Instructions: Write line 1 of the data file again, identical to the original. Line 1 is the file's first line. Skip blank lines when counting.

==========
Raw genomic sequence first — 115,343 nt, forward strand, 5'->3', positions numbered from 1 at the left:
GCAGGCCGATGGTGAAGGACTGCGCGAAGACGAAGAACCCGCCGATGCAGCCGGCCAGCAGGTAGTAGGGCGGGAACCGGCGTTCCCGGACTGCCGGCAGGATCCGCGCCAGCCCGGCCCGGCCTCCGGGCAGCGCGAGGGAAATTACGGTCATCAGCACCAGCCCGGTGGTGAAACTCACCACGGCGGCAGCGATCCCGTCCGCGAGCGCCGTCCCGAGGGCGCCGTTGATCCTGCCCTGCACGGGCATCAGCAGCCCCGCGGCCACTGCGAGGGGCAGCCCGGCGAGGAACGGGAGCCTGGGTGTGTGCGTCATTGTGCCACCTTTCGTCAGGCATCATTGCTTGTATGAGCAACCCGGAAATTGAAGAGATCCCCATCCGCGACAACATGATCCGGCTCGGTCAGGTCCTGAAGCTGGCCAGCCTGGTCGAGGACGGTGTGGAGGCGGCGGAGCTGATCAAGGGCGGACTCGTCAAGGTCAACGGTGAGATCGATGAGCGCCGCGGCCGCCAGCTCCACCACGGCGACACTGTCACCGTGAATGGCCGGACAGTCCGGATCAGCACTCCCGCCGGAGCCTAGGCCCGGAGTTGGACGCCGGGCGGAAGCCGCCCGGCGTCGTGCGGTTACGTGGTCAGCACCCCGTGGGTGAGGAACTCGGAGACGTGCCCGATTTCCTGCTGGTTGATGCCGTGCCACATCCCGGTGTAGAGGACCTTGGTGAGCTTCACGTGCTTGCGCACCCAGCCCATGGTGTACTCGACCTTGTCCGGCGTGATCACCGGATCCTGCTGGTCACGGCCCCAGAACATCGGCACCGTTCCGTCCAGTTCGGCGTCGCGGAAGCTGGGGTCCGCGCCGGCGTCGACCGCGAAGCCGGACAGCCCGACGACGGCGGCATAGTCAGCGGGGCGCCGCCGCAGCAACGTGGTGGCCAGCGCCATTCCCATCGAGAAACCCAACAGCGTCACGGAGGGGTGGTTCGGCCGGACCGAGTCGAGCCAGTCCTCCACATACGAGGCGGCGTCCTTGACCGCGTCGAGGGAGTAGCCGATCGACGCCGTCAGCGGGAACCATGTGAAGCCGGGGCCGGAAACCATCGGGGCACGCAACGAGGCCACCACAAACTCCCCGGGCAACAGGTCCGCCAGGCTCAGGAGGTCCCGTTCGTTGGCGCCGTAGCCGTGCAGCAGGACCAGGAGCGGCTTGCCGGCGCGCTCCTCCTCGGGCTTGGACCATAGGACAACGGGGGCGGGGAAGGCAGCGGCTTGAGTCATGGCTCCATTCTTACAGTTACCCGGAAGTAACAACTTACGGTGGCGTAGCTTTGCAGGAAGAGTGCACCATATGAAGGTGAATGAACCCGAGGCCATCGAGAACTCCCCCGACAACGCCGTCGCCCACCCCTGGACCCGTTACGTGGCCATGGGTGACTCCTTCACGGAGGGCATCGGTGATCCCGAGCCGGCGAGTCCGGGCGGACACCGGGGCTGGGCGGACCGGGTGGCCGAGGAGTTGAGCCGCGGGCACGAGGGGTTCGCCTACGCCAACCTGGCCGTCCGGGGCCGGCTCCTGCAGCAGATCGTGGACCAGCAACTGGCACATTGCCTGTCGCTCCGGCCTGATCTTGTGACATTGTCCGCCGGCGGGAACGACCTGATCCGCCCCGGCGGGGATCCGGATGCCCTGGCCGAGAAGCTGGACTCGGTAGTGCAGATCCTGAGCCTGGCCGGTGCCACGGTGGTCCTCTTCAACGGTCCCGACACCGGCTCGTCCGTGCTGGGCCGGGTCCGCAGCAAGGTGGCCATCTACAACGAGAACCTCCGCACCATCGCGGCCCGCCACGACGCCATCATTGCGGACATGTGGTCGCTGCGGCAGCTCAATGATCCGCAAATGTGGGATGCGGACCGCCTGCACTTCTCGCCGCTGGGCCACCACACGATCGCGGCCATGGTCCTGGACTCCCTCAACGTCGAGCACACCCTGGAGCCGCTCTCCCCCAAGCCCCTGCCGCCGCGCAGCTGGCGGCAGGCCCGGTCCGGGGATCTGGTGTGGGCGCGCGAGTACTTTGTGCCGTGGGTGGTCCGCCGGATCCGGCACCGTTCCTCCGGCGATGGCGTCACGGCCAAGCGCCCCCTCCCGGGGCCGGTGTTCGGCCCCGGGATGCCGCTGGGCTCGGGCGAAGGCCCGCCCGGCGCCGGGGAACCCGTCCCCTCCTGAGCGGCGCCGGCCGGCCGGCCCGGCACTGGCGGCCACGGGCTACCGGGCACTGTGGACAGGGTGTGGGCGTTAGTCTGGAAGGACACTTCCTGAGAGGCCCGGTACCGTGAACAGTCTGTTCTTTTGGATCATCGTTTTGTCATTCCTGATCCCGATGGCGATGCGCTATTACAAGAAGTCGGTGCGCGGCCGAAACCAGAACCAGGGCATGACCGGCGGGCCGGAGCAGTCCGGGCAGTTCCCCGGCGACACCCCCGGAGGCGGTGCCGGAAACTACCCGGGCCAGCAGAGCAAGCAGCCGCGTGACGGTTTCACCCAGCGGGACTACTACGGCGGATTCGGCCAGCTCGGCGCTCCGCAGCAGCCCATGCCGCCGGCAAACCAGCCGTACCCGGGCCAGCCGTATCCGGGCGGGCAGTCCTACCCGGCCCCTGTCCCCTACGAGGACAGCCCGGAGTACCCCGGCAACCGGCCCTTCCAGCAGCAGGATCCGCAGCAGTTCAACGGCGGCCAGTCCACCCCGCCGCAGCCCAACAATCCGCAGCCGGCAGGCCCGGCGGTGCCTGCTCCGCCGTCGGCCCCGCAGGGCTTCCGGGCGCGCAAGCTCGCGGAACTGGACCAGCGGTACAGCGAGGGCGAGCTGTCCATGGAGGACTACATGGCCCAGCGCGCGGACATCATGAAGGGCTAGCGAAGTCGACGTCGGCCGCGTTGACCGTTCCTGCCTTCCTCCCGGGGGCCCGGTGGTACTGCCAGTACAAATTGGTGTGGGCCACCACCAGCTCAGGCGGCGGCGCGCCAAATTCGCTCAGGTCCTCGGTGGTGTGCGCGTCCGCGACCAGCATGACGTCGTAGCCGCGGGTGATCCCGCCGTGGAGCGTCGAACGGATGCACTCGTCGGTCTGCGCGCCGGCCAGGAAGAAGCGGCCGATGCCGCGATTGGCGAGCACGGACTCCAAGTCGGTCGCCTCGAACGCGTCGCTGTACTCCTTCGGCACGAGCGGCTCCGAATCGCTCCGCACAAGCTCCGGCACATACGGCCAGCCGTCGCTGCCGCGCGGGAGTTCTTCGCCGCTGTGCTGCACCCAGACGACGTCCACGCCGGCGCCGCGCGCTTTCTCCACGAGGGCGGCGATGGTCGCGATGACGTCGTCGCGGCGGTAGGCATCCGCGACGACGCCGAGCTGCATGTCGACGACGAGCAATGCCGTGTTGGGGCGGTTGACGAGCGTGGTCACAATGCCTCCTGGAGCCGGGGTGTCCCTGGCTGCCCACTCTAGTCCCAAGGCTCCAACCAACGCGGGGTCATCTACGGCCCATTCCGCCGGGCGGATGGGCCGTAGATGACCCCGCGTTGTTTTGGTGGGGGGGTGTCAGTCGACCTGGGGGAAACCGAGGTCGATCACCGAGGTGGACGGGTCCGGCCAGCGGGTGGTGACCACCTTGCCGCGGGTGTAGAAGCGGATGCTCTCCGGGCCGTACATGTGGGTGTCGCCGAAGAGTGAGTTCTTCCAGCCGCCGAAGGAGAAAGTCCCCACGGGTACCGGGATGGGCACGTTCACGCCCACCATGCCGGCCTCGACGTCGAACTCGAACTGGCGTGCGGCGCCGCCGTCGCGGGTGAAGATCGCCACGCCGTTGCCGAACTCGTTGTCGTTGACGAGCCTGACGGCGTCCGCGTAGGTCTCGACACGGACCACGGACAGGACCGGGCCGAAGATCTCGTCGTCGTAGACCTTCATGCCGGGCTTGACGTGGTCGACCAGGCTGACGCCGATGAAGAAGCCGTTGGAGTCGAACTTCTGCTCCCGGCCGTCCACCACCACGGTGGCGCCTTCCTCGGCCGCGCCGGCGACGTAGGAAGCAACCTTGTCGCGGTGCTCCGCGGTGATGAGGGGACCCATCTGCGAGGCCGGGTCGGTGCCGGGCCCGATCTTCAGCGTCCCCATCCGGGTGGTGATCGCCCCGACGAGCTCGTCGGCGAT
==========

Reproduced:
Raw genomic sequence first — 115,343 nt, forward strand, 5'->3', positions numbered from 1 at the left: